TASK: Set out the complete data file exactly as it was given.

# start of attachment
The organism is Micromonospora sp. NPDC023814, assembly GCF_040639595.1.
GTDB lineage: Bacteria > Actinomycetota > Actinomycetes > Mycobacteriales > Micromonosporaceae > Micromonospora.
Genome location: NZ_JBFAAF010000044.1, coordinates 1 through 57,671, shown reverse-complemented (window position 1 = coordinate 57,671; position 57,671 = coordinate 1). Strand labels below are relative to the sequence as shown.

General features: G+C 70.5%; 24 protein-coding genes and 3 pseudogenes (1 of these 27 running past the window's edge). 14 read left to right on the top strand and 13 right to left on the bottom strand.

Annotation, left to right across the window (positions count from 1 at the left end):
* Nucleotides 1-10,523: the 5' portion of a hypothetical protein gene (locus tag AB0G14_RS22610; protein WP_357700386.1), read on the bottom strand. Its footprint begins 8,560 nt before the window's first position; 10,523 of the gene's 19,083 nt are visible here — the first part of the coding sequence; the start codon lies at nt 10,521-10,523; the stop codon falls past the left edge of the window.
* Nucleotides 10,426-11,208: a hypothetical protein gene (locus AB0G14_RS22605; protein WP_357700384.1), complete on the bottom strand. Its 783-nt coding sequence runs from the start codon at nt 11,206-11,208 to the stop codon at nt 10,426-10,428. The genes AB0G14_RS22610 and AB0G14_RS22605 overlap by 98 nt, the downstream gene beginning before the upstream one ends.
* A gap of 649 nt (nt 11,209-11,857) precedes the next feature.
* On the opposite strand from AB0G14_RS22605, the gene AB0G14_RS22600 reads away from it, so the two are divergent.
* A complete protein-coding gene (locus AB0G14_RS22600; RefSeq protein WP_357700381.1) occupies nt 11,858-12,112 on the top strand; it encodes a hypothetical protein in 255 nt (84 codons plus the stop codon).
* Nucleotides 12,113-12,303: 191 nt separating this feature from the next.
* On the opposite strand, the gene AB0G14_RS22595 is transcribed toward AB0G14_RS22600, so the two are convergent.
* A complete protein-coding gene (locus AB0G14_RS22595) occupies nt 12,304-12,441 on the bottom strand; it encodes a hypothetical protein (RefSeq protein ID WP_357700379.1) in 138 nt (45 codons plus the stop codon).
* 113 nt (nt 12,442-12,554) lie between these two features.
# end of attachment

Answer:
The organism is Micromonospora sp. NPDC023814, assembly GCF_040639595.1.
GTDB lineage: Bacteria > Actinomycetota > Actinomycetes > Mycobacteriales > Micromonosporaceae > Micromonospora.
Genome location: NZ_JBFAAF010000044.1, coordinates 1 through 57,671, shown reverse-complemented (window position 1 = coordinate 57,671; position 57,671 = coordinate 1). Strand labels below are relative to the sequence as shown.

General features: G+C 70.5%; 24 protein-coding genes and 3 pseudogenes (1 of these 27 running past the window's edge). 14 read left to right on the top strand and 13 right to left on the bottom strand.

Annotation, left to right across the window (positions count from 1 at the left end):
* Nucleotides 1-10,523: the 5' portion of a hypothetical protein gene (locus tag AB0G14_RS22610; protein WP_357700386.1), read on the bottom strand. Its footprint begins 8,560 nt before the window's first position; 10,523 of the gene's 19,083 nt are visible here — the first part of the coding sequence; the start codon lies at nt 10,521-10,523; the stop codon falls past the left edge of the window.
* Nucleotides 10,426-11,208: a hypothetical protein gene (locus AB0G14_RS22605; protein WP_357700384.1), complete on the bottom strand. Its 783-nt coding sequence runs from the start codon at nt 11,206-11,208 to the stop codon at nt 10,426-10,428. The genes AB0G14_RS22610 and AB0G14_RS22605 overlap by 98 nt, the downstream gene beginning before the upstream one ends.
* A gap of 649 nt (nt 11,209-11,857) precedes the next feature.
* On the opposite strand from AB0G14_RS22605, the gene AB0G14_RS22600 reads away from it, so the two are divergent.
* A complete protein-coding gene (locus AB0G14_RS22600; RefSeq protein WP_357700381.1) occupies nt 11,858-12,112 on the top strand; it encodes a hypothetical protein in 255 nt (84 codons plus the stop codon).
* Nucleotides 12,113-12,303: 191 nt separating this feature from the next.
* On the opposite strand, the gene AB0G14_RS22595 is transcribed toward AB0G14_RS22600, so the two are convergent.
* A complete protein-coding gene (locus AB0G14_RS22595) occupies nt 12,304-12,441 on the bottom strand; it encodes a hypothetical protein (RefSeq protein ID WP_357700379.1) in 138 nt (45 codons plus the stop codon).
* 113 nt (nt 12,442-12,554) lie between these two features.